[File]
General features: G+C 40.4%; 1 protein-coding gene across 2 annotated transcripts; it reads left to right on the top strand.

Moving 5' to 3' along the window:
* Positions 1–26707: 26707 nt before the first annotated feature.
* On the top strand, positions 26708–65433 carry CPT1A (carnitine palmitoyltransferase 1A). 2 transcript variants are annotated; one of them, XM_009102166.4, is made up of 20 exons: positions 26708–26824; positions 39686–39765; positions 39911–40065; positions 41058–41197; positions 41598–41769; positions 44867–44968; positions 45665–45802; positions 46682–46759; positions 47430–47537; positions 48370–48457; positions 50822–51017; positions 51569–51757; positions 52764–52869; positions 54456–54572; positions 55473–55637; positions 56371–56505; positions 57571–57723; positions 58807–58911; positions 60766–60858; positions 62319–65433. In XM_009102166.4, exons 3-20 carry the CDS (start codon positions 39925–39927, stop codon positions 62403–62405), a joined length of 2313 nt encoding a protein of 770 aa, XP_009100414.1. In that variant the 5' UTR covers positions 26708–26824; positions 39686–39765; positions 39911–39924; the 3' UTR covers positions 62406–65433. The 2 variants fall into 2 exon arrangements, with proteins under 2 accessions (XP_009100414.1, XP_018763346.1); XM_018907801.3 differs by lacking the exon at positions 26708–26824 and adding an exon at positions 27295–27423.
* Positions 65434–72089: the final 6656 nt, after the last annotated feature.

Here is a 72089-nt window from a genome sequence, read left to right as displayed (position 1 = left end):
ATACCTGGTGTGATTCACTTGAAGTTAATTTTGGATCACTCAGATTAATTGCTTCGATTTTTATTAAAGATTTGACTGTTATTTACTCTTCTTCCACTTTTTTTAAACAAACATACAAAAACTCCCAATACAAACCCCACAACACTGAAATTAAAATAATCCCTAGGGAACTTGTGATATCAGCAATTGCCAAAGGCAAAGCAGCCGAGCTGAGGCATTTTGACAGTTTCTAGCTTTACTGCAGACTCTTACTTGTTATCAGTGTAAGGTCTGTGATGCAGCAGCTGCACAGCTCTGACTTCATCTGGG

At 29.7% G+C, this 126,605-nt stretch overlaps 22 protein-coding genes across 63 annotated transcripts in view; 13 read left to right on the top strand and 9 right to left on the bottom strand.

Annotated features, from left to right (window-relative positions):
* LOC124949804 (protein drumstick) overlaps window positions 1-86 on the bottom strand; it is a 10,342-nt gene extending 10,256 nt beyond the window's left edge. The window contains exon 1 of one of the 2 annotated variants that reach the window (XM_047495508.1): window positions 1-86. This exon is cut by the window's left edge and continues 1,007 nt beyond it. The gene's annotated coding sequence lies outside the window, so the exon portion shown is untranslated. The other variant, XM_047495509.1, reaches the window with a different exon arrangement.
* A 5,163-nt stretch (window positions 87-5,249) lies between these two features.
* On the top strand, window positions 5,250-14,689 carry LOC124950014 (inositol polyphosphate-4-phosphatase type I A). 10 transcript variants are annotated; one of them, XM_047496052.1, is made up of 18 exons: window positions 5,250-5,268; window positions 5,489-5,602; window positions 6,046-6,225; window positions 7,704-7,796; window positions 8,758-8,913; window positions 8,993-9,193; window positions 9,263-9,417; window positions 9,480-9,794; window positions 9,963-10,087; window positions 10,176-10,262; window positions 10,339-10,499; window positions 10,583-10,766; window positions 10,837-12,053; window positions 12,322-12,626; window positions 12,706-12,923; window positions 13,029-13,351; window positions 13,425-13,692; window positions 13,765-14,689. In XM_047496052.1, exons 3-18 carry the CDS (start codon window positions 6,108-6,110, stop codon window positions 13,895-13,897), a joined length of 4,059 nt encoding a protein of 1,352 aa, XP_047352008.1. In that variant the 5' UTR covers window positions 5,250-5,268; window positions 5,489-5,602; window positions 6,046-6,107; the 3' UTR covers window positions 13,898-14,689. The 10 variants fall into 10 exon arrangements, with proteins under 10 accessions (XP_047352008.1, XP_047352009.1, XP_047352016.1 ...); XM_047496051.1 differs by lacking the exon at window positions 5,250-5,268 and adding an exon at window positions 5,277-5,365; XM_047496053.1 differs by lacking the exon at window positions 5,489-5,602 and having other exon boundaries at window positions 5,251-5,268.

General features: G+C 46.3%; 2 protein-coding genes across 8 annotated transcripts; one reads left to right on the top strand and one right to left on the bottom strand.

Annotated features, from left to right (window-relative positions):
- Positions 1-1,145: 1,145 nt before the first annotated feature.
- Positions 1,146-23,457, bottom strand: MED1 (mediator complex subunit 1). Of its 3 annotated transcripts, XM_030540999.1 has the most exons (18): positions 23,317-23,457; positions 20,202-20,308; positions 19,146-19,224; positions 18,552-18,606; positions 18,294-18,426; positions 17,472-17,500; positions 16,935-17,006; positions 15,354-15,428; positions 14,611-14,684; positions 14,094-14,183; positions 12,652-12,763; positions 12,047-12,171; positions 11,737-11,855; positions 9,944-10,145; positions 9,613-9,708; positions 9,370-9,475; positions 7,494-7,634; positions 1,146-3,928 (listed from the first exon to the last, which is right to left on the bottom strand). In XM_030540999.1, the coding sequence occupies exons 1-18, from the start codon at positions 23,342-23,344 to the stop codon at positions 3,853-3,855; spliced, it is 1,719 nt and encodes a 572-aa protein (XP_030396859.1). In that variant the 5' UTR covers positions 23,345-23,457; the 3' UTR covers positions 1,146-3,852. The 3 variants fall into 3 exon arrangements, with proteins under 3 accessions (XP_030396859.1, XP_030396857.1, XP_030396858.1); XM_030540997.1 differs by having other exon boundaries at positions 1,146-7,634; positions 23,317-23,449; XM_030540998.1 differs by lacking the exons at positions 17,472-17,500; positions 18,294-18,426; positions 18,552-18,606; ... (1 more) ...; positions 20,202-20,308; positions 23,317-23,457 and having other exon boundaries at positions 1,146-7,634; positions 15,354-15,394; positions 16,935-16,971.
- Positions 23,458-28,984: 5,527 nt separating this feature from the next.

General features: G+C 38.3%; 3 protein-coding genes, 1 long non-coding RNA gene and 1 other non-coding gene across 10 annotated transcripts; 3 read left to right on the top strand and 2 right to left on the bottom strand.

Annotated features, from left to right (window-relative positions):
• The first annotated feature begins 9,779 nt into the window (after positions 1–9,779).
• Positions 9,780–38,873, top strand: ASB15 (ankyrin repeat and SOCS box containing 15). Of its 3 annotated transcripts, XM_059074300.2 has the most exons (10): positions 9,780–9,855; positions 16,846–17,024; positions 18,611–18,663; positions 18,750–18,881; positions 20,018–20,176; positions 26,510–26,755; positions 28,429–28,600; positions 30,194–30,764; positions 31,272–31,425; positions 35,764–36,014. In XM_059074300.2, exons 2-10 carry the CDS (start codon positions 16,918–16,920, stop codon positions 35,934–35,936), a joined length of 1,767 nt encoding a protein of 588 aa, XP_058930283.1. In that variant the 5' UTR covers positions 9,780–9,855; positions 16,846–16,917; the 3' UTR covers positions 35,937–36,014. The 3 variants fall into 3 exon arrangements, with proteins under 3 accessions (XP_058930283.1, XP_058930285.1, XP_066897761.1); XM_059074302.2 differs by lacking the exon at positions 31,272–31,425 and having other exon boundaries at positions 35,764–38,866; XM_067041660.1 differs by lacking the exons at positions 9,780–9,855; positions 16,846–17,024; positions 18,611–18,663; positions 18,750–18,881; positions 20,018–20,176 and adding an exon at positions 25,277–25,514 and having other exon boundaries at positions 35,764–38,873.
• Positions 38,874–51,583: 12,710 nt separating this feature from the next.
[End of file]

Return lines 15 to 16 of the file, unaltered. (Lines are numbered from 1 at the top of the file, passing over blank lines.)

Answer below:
- Positions 1-1,145: 1,145 nt before the first annotated feature.
- Positions 1,146-23,457, bottom strand: MED1 (mediator complex subunit 1). Of its 3 annotated transcripts, XM_030540999.1 has the most exons (18): positions 23,317-23,457; positions 20,202-20,308; positions 19,146-19,224; positions 18,552-18,606; positions 18,294-18,426; positions 17,472-17,500; positions 16,935-17,006; positions 15,354-15,428; positions 14,611-14,684; positions 14,094-14,183; positions 12,652-12,763; positions 12,047-12,171; positions 11,737-11,855; positions 9,944-10,145; positions 9,613-9,708; positions 9,370-9,475; positions 7,494-7,634; positions 1,146-3,928 (listed from the first exon to the last, which is right to left on the bottom strand). In XM_030540999.1, the coding sequence occupies exons 1-18, from the start codon at positions 23,342-23,344 to the stop codon at positions 3,853-3,855; spliced, it is 1,719 nt and encodes a 572-aa protein (XP_030396859.1). In that variant the 5' UTR covers positions 23,345-23,457; the 3' UTR covers positions 1,146-3,852. The 3 variants fall into 3 exon arrangements, with proteins under 3 accessions (XP_030396859.1, XP_030396857.1, XP_030396858.1); XM_030540997.1 differs by having other exon boundaries at positions 1,146-7,634; positions 23,317-23,449; XM_030540998.1 differs by lacking the exons at positions 17,472-17,500; positions 18,294-18,426; positions 18,552-18,606; ... (1 more) ...; positions 20,202-20,308; positions 23,317-23,457 and having other exon boundaries at positions 1,146-7,634; positions 15,354-15,394; positions 16,935-16,971.